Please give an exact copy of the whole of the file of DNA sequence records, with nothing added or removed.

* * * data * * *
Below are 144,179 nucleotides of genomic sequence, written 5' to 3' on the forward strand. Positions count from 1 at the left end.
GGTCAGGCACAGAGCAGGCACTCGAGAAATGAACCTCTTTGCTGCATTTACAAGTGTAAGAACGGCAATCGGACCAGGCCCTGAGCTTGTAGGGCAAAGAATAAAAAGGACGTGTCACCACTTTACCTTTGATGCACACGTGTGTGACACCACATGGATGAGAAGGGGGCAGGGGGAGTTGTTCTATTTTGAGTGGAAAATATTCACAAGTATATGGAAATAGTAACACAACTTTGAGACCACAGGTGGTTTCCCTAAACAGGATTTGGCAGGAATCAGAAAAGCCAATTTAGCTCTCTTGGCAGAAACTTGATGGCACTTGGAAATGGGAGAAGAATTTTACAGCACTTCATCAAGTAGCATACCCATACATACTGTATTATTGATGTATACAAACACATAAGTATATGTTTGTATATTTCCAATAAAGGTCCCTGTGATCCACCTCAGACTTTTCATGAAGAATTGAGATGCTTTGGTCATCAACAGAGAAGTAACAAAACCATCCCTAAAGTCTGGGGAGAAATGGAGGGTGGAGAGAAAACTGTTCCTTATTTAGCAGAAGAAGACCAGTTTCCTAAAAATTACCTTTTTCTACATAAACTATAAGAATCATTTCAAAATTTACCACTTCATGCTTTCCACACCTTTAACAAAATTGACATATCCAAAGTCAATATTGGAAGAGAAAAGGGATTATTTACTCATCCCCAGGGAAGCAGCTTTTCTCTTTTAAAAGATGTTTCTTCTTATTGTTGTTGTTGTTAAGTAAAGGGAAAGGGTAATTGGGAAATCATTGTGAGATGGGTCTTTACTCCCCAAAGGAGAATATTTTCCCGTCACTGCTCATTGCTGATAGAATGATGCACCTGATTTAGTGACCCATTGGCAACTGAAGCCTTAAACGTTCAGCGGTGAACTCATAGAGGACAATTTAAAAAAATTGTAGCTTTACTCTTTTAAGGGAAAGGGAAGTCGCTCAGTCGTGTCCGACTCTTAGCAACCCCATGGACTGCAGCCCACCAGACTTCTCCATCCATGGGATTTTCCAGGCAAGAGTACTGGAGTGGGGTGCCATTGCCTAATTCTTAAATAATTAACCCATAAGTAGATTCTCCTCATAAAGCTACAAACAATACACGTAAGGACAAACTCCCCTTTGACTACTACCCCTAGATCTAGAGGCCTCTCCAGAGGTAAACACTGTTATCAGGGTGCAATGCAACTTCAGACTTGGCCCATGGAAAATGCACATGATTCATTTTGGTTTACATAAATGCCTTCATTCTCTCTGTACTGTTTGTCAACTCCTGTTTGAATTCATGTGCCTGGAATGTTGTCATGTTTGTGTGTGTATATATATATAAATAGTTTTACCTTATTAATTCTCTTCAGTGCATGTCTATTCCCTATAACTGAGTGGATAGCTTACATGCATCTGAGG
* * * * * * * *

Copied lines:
Below are 144,179 nucleotides of genomic sequence, written 5' to 3' on the forward strand. Positions count from 1 at the left end.
GGTCAGGCACAGAGCAGGCACTCGAGAAATGAACCTCTTTGCTGCATTTACAAGTGTAAGAACGGCAATCGGACCAGGCCCTGAGCTTGTAGGGCAAAGAATAAAAAGGACGTGTCACCACTTTACCTTTGATGCACACGTGTGTGACACCACATGGATGAGAAGGGGGCAGGGGGAGTTGTTCTATTTTGAGTGGAAAATATTCACAAGTATATGGAAATAGTAACACAACTTTGAGACCACAGGTGGTTTCCCTAAACAGGATTTGGCAGGAATCAGAAAAGCCAATTTAGCTCTCTTGGCAGAAACTTGATGGCACTTGGAAATGGGAGAAGAATTTTACAGCACTTCATCAAGTAGCATACCCATACATACTGTATTATTGATGTATACAAACACATAAGTATATGTTTGTATATTTCCAATAAAGGTCCCTGTGATCCACCTCAGACTTTTCATGAAGAATTGAGATGCTTTGGTCATCAACAGAGAAGTAACAAAACCATCCCTAAAGTCTGGGGAGAAATGGAGGGTGGAGAGAAAACTGTTCCTTATTTAGCAGAAGAAGACCAGTTTCCTAAAAATTACCTTTTTCTACATAAACTATAAGAATCATTTCAAAATTTACCACTTCATGCTTTCCACACCTTTAACAAAATTGACATATCCAAAGTCAATATTGGAAGAGAAAAGGGATTATTTACTCATCCCCAGGGAAGCAGCTTTTCTCTTTTAAAAGATGTTTCTTCTTATTGTTGTTGTTGTTAAGTAAAGGGAAAGGGTAATTGGGAAATCATTGTGAGATGGGTCTTTACTCCCCAAAGGAGAATATTTTCCCGTCACTGCTCATTGCTGATAGAATGATGCACCTGATTTAGTGACCCATTGGCAACTGAAGCCTTAAACGTTCAGCGGTGAACTCATAGAGGACAATTTAAAAAAATTGTAGCTTTACTCTTTTAAGGGAAAGGGAAGTCGCTCAGTCGTGTCCGACTCTTAGCAACCCCATGGACTGCAGCCCACCAGACTTCTCCATCCATGGGATTTTCCAGGCAAGAGTACTGGAGTGGGGTGCCATTGCCTAATTCTTAAATAATTAACCCATAAGTAGATTCTCCTCATAAAGCTACAAACAATACACGTAAGGACAAACTCCCCTTTGACTACTACCCCTAGATCTAGAGGCCTCTCCAGAGGTAAACACTGTTATCAGGGTGCAATGCAACTTCAGACTTGGCCCATGGAAAATGCACATGATTCATTTTGGTTTACATAAATGCCTTCATTCTCTCTGTACTGTTTGTCAACTCCTGTTTGAATTCATGTGCCTGGAATGTTGTCATGTTTGTGTGTGTATATATATATAAATAGTTTTACCTTATTAATTCTCTTCAGTGCATGTCTATTCCCTATAACTGAGTGGATAGCTTACATGCATCTGAGG